“Plus, there are two countertop choices with two edge treatments and two finishes,” she continues. “I have also included a beautiful custom copper hood along with downdraft ventilation. While we would never include both in a residential kitchen, people want to see options. When they first see the display, they have no idea everything that is going on. Our goal isn’t just to create a visual, but to also create talking points.”
Additionally, with design/build capabilities, her showroom is as much about showcasing craftsmanship as it is about presenting product.
“We also sell design services, so I’m trying to show a bigger picture than just materials,” she notes. “People need to see spaces they feel they can live in, rather than displays that simply show cabinets.”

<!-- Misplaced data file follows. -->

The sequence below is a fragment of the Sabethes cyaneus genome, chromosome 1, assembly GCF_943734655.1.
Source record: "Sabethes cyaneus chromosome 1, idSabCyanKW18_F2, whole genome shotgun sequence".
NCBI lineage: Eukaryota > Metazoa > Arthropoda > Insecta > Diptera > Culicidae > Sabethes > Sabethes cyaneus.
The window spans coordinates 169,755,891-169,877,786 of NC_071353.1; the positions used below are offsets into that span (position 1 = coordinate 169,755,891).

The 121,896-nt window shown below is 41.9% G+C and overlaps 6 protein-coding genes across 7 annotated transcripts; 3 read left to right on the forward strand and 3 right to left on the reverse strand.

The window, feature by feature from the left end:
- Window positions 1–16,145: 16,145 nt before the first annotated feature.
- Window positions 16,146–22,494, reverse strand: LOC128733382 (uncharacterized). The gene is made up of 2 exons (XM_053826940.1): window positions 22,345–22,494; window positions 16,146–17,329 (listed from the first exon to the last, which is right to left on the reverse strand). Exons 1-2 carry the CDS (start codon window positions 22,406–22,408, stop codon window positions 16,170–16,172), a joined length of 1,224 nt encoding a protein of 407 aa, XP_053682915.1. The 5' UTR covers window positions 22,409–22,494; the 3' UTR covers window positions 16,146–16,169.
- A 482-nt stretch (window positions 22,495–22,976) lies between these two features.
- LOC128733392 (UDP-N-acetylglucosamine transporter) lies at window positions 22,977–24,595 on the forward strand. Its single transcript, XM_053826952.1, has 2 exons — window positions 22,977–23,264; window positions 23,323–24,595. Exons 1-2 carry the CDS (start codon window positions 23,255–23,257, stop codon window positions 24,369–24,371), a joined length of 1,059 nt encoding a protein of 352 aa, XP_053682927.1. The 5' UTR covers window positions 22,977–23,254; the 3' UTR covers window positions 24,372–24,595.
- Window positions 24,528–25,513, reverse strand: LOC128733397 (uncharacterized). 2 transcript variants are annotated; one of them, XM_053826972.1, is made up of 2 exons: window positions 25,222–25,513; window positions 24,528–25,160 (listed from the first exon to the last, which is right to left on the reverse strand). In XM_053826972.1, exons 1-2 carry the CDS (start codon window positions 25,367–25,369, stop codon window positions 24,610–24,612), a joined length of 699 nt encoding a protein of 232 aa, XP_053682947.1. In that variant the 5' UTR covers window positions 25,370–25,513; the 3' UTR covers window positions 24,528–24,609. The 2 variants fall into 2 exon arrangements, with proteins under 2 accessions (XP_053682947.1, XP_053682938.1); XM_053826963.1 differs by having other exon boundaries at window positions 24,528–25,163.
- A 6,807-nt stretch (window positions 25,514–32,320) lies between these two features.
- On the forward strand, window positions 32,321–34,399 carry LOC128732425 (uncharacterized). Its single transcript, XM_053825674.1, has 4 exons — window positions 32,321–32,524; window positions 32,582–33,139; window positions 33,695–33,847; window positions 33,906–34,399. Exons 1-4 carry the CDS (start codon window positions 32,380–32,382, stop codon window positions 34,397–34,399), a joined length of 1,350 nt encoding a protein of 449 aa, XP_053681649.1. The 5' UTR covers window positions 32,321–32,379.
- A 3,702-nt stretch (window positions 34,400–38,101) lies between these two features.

As such, Cavanaugh displays a variety of material choices, options and price points to help clients develop budgets. “We show modestly priced materials right alongside more expensive materials so we can demonstrate how good design can influence a space and make less expensive materials still look very elegant and high quality,” she explains, noting her premium kitchen sits side by side with her more modestly priced display. “It also makes it easier to show people the extra details and craftsmanship that can make certain selections more expensive.”
Cavanaugh focuses on maintaining a ‘clean’ showroom that minimizes clutter. “We keep the displays pretty tidy so there aren’t a lot of distractions,” she says, noting that all samples are kept in a selection room. “I don’t have a lot of samples hanging on walls or lying on countertops because we’re trying to create spaces people can relate to as if they were their own kitchens.”